In four years time we can vote for a new figurehead from either the red or blue party.. Apparently this is 'democracy'..

...Actually it's Helen's 'free trade agreement'.

And the band played on...
 
and before that Piggy Mulddon etc they are all corrupt. I doubt Altruism is in John Key's dictionary, it really doesn't matter what self serving prick is in charge. Just bend over and lube up.

 "I don’t think we have a substantial issue":  John Key
"The head of Local Government New Zealand believes huge pay rises for some of our council chief executives are justified.
Reports of the latest bumper payrise for a council executive has led to calls for the Government to clamp down on excessive public sector salaries.
One politician has described getting a top council job like winning the lottery for some people."
http://tvnz.co.nz/national-news/local-govt-head-believes-huge-pay-rises-justified-4702270
John Key and this govt will not do a bloody thing to bring this lottery to an end. Your taxes go to fill this trough that so few wallow in and your rates go to fill the other pig trough the local council bosses wallow in.
The public sector salary blowout pigfest has become a festering cancer inside this govt and most councils.

Ha Ha Ha, Everybody goes bonkers whenever a "foreigner" (ie A Chinese) face appears with a sackfull of cash...."OWR COUNTRY IS BEING INVADED"..."YELLOW MENANCE" etc etc.
Get a life Kiwis !! You are in deep dodo with debt and don't even think you can climb out of it without foreign cash...at least he is buying your stuff..(even if its only land)..better than them calling in the IMF and turn you into Greece to repay your debts !!!
I am amazed how fast Kiwis turn red at the neck everytime a yellow comes around !! 

kin - good to have an "orange view"
http://www.youtube.com/watch?v=ZpKzTdMSaJs&feature=related
...wow - did you see what happened with the Kiwis with a cheap blender imported from China ?
 

Kiwis don't like the asians because they are different.
THEY STUDY HARD
THEY DON'T PLAY RUGBY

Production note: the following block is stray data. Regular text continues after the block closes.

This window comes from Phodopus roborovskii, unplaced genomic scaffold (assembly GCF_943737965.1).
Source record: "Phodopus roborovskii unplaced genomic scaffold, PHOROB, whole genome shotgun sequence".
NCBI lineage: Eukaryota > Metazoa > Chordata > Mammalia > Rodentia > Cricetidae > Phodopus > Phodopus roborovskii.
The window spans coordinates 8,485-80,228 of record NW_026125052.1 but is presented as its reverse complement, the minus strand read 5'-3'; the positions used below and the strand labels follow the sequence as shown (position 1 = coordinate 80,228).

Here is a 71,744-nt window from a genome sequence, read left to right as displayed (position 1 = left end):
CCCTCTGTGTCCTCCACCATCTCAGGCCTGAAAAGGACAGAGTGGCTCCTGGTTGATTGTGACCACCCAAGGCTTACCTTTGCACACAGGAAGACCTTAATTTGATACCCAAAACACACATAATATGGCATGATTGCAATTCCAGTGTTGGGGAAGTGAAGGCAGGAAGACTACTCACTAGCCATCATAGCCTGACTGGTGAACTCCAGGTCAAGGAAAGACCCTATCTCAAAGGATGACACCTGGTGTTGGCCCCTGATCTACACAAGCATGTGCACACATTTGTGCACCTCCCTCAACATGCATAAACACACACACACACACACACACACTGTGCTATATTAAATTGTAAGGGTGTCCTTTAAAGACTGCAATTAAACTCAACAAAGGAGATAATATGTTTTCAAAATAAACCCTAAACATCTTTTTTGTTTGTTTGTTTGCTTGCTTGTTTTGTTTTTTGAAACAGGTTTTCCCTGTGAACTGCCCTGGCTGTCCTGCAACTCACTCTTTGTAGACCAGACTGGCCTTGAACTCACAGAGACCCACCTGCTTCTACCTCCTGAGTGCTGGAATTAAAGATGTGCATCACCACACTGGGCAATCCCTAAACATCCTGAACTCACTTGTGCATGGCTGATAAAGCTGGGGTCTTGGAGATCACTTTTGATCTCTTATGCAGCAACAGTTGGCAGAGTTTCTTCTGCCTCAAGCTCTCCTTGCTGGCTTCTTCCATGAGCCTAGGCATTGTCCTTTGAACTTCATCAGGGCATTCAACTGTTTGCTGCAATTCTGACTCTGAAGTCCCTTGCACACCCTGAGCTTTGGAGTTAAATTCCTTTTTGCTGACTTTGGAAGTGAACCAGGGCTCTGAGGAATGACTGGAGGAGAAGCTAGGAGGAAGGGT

AND THEY DON'T GO AROUND IN GANG WALKING THE STREETS AND INTIMADATING
EVERYBODY.

quote: "AND THEY DON'T GO AROUND IN GANG WALKING THE STREETS AND INTIMADATING EVERYBODY." Not heard of the Triads then?

Agree Asians kids study hard - they have immense pressure put on them to do so.
I have seen some great 7s rugby from Asian teams.
Ask some of the newer Asian immigrants if they are intimidated by their own, at times.
Know a kid who was raised in a city with a high Maori population, went to Chch to study a few years ago. They found Asians more intimidating walking down the street than Maoris in their home city.  Give me Maoris any day, was their comment.  Their view was formed by Asian students walking several abreast down the street and none of them moving over to let you through. Being a young female they found this intimidating, as it was a regular occuring event anytime they went up town
Having lived in Asia for a time, I understand how these 'attitudes' are formed - the mass of people doesn't always leave an opportunity for manners, when queueing, walking down the street etc.
Asian culture is different. For many kiwis it is the differences that they don't like and therefore judge them on.  There's good and bad in every culture. I believe it is the lack of freedoms in Asia that NZers fear will end up here, that forms their attitudes to new Asians and new Asians doing business here.

The triads are mainly a menace to their own people.
NZgangs don't care who they intimidate